New York: Freedom of expression came under severe attack in Bangladesh in 2015,Human Rights Watch said in its World Report 2016.
While extremist groups targeted secular bloggers and foreign aid workers, the government cracked down on media and civil society activists, launched contempt of court proceedings or prosecuted them under vague and overbroad laws, it said in a 659-page report.
Several commuters were killed or injured during violence that erupted during some Bangladeshi opposition blockades of transport routes, the US-based rights body said.
The government, led by Prime Minister Sheikh Hasina, became increasingly authoritarian, with security forces arresting key opposition leaders, often on trumped up charges, and state authorities refusing to prosecute security forces for serious violations, including torture, killings, and enforced disappearances.
In 2015, five bloggers with atheist sympathies were hacked to death by extremist groups. Other bloggers, writers and publishers, whose names were published on a hit-list, went into hiding, concerned that government protection was either absent or at best inadequate.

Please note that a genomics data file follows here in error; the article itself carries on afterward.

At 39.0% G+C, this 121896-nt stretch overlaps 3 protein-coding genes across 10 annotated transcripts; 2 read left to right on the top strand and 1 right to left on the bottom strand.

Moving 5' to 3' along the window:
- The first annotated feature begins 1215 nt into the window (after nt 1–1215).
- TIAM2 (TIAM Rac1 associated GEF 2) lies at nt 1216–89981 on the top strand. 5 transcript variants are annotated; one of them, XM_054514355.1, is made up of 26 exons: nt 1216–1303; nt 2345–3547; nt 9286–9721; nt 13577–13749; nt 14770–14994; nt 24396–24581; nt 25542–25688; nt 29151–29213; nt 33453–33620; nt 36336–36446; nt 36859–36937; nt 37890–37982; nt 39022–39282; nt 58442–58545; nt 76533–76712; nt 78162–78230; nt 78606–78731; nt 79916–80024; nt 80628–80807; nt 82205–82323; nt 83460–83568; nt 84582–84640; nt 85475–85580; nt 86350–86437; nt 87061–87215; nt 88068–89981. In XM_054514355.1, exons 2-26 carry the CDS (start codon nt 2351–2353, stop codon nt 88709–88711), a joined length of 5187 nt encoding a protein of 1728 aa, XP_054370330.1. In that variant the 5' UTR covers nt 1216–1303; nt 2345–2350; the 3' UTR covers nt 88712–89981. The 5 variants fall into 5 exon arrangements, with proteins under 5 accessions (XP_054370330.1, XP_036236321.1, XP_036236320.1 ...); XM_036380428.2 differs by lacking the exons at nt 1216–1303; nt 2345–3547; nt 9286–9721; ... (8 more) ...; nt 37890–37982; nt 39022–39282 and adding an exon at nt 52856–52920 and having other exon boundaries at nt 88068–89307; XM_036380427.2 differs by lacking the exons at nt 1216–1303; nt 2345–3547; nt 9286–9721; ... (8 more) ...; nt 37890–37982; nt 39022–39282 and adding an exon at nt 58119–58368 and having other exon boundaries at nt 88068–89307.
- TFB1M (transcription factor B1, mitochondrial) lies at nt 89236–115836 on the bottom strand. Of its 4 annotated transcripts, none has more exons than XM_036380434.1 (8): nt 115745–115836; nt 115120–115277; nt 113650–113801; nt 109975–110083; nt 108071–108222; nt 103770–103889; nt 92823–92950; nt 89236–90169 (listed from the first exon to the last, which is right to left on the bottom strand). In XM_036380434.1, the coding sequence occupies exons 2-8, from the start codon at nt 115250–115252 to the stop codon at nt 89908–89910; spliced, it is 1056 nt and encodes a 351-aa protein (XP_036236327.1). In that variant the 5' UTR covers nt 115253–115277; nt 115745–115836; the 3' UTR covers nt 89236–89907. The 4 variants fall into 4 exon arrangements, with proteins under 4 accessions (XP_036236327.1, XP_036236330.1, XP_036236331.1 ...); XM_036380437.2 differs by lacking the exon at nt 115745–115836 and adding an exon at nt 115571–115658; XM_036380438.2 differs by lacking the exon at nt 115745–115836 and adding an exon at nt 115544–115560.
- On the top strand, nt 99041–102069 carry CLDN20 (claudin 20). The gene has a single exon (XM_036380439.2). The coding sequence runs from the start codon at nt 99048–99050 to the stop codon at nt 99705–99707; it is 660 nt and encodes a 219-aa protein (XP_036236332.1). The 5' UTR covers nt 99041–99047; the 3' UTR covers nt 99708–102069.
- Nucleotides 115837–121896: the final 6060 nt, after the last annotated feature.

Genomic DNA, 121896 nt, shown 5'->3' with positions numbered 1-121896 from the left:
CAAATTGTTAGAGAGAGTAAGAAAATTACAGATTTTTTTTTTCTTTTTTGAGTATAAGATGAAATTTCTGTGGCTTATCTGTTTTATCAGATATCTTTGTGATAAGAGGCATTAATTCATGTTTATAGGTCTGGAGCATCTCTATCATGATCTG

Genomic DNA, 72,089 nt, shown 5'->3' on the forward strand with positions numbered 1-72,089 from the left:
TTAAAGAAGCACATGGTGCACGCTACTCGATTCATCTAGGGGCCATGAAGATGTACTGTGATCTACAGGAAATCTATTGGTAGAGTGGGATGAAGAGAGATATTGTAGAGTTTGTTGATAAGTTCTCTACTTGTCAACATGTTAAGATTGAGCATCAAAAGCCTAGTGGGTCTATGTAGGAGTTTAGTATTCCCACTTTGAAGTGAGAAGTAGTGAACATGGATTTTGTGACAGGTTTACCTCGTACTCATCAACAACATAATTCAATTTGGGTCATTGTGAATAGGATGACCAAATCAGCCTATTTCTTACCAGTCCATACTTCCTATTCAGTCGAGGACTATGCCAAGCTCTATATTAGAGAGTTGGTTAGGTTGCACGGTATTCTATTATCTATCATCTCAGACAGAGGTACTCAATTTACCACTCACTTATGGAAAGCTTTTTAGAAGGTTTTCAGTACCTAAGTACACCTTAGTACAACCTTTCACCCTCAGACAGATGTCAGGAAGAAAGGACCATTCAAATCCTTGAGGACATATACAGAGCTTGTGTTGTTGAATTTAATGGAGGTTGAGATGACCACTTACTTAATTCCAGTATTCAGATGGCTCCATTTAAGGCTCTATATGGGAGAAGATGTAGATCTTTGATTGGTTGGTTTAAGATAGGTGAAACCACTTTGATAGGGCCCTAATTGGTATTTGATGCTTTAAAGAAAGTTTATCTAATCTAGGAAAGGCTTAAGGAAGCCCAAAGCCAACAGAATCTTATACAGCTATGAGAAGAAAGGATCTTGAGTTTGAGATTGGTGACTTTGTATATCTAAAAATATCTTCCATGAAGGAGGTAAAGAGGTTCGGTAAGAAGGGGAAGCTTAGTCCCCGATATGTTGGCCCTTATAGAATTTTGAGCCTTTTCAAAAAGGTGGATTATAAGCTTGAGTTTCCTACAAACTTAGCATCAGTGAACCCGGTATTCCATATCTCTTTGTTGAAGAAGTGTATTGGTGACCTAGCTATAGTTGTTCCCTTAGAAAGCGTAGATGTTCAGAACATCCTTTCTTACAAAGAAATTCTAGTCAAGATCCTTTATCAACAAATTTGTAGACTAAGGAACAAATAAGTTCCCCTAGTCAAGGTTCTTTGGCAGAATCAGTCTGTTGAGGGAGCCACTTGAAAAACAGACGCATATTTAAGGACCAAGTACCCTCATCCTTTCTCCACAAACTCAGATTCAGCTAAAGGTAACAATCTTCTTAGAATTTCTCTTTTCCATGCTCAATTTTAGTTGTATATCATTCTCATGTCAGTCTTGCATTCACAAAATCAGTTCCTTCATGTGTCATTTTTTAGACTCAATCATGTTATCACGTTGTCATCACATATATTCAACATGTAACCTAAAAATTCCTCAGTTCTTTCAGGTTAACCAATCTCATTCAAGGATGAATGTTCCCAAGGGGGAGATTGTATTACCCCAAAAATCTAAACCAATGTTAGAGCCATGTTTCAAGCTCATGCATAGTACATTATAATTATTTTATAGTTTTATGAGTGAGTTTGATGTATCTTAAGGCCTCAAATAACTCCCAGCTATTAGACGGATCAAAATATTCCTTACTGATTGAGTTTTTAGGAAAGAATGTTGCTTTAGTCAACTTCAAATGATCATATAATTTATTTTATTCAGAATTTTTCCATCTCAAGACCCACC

A Shia procession and a Hindu temple faced serious attacks, with many wounded.
Members of the opposition Jamaat-e-Islami and Bangladesh Nationalist Party (BNP) said they feared arbitrary arrest or extrajudicial killings, the report said.
(Also read: Another Bangladesh blogger Niloy Neel stabbed to death )
Civil society and media faced harsh conditions. Forty-nine people were prosecuted for expressing public support for another journalist’s right to publish fair criticism of war crimes trials.
Media critical of the government continued to face closure, as editors and journalists faced charges and arrest. Two men were prosecuted for social media posts criticizing the government.
In a positive development, efforts to shore up support for labour rights in the country’s garment industry seemed to be having an impact, with a rise in the number of labour unions registered, although concerns remain about the capacity of workers to form and participate freely in labour unions, Human Rights Watch said